Reddit’s long-awaited IPO might finally be happening soon


By Chris Morris

Reddit’s long on-again, off-again plans to go public might be on yet again.

Bloomberg reports that the social media giant has once more begun holding talks with potential investors, with optimism rising about a possible window for public debuts. A Reddit IPO could come as early as the first quarter of 2024, Bloomberg reports.

Reddit is reportedly considering a valuation as high as $15 billion.

A lot of the decision could hinge on the success of a pending IPO from Shein. That fast-fashion company made its filing confidentially Monday, with its last valuation standing at $66 billion, though that figure could have changed. The company could debut on the public markets in early 2024.

Reddit has been one of the leading IPO candidates for two years now, but has remained on the sidelines as the market has not been conducive to big public debuts. Last year was the worst in a decade for IPOs, and 2023 is likely to be just a tiny bit better.

Much heralded IPOs from Instacart and Klaviyo, which many thought would signal the resurrection of the public offering market earlier this year, started strong, but both companies are now trading 10-15% below their first trade price. That halted plans by many would-be public companies to make their own debut.

“[Instacart and Klaviyo’s] poor post-IPO performance has dashed the hope of an immediate rebound in the IPO market for VC-backed companies,” said Kyle Stanford, lead venture capital analyst at PitchBook, earlier this month.

Hints from the Federal Reserve that interest rate hikes might be done and interest rate cuts are a possibility for 2024 has started investors buzzing again. And Shein’s pending debut has only increased excitement.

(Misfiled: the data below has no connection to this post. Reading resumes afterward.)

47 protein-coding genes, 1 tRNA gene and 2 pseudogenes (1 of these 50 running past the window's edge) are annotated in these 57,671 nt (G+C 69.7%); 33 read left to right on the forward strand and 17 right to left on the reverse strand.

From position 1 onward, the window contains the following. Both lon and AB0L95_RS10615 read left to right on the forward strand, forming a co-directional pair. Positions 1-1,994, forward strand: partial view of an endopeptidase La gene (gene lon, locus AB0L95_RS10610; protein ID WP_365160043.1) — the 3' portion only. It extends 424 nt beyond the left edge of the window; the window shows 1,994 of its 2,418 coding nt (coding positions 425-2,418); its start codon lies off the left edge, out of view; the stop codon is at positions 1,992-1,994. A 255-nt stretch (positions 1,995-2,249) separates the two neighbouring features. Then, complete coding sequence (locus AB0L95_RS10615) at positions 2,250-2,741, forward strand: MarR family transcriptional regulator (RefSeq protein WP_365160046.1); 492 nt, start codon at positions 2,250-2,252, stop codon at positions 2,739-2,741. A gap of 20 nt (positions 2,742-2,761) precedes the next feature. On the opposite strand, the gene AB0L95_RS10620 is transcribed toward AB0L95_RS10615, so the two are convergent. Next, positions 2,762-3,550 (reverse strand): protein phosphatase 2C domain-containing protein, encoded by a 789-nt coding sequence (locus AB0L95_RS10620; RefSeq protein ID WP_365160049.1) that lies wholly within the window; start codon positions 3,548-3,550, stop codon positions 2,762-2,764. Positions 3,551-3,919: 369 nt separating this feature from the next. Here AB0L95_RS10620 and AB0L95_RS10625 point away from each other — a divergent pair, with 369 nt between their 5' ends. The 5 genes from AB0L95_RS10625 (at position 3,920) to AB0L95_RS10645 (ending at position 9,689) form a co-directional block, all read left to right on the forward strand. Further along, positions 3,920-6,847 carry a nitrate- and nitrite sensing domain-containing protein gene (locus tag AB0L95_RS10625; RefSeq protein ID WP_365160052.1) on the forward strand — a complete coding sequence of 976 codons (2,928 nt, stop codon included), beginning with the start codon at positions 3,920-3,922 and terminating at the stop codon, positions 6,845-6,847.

Reddit filed for an IPO in December 2021 and was expected to go public in March with a valuation of up to $15 billion—but then the market chop began. Fidelity cut the estimated value of its shares in the company by one-third in May and the great wait was extended. (Fidelity backed off the dire notes the following month, increasing the estimated value of its shares by 6.5%.)

Since then, Reddit certainly seemed to be making moves to become more attractive to investors. In June, Reddit announced it would begin enforcing data rate limits on the free access tier of its application programming interface (API), a tool that powered popular third-party services that gave users an alternate way to browse Reddit’s forums.

Reddit’s long-awaited IPO might finally be happening soon

That sparked a revolt among moderators and some users, but the revolt was short-lived and virtually all of the 8,4000 subreddit forums that went dark to protest the move, which resulted in charges for those third-parties, have been back up and running for a long period.

Just as importantly for the company, many users have moved over to the official Reddit app, which allows the company to profit from them by serving ads among forum feeds. 

And CEO Steve Huffman, who many thought would be forced to step down at the start of the protests, is now more powerful than ever. Last month, the Washington Post reported Reddit was considering blocking search crawlers from Google and Bing, as the companies bickered over the use of Reddit data to train generative AI—and what compensation Reddit should receive. 

Reddit said nothing is changing at present, but did not deny it might block crawlers down the road. 

Fast Company